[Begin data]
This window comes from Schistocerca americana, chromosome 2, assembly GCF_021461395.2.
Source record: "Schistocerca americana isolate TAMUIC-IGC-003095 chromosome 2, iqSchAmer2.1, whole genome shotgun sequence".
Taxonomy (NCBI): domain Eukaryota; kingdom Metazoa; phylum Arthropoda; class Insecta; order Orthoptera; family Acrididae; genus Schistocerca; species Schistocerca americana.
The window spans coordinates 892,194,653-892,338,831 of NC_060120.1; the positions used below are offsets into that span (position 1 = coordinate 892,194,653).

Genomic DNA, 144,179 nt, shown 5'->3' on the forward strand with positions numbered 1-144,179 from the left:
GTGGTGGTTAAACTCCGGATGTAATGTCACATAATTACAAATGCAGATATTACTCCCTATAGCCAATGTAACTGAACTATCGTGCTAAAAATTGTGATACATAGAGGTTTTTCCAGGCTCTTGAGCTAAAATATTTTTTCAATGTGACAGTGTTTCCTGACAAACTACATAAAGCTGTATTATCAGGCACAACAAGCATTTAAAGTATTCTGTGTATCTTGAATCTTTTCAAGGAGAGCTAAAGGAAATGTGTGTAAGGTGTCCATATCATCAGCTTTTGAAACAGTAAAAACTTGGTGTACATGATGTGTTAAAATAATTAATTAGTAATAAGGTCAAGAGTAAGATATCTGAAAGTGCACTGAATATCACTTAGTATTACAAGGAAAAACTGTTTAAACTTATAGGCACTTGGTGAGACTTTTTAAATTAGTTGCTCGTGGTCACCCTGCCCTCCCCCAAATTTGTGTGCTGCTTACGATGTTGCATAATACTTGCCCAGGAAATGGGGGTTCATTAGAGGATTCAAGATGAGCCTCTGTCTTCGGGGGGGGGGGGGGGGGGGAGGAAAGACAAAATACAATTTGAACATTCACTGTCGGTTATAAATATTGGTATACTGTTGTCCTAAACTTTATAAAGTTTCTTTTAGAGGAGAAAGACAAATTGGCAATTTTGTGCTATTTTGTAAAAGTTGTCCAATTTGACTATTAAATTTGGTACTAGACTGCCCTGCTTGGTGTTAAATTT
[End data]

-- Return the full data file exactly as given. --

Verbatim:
This window comes from Schistocerca americana, chromosome 2, assembly GCF_021461395.2.
Source record: "Schistocerca americana isolate TAMUIC-IGC-003095 chromosome 2, iqSchAmer2.1, whole genome shotgun sequence".
Taxonomy (NCBI): domain Eukaryota; kingdom Metazoa; phylum Arthropoda; class Insecta; order Orthoptera; family Acrididae; genus Schistocerca; species Schistocerca americana.
The window spans coordinates 892,194,653-892,338,831 of NC_060120.1; the positions used below are offsets into that span (position 1 = coordinate 892,194,653).

Genomic DNA, 144,179 nt, shown 5'->3' on the forward strand with positions numbered 1-144,179 from the left:
GTGGTGGTTAAACTCCGGATGTAATGTCACATAATTACAAATGCAGATATTACTCCCTATAGCCAATGTAACTGAACTATCGTGCTAAAAATTGTGATACATAGAGGTTTTTCCAGGCTCTTGAGCTAAAATATTTTTTCAATGTGACAGTGTTTCCTGACAAACTACATAAAGCTGTATTATCAGGCACAACAAGCATTTAAAGTATTCTGTGTATCTTGAATCTTTTCAAGGAGAGCTAAAGGAAATGTGTGTAAGGTGTCCATATCATCAGCTTTTGAAACAGTAAAAACTTGGTGTACATGATGTGTTAAAATAATTAATTAGTAATAAGGTCAAGAGTAAGATATCTGAAAGTGCACTGAATATCACTTAGTATTACAAGGAAAAACTGTTTAAACTTATAGGCACTTGGTGAGACTTTTTAAATTAGTTGCTCGTGGTCACCCTGCCCTCCCCCAAATTTGTGTGCTGCTTACGATGTTGCATAATACTTGCCCAGGAAATGGGGGTTCATTAGAGGATTCAAGATGAGCCTCTGTCTTCGGGGGGGGGGGGGGGGGGGAGGAAAGACAAAATACAATTTGAACATTCACTGTCGGTTATAAATATTGGTATACTGTTGTCCTAAACTTTATAAAGTTTCTTTTAGAGGAGAAAGACAAATTGGCAATTTTGTGCTATTTTGTAAAAGTTGTCCAATTTGACTATTAAATTTGGTACTAGACTGCCCTGCTTGGTGTTAAATTT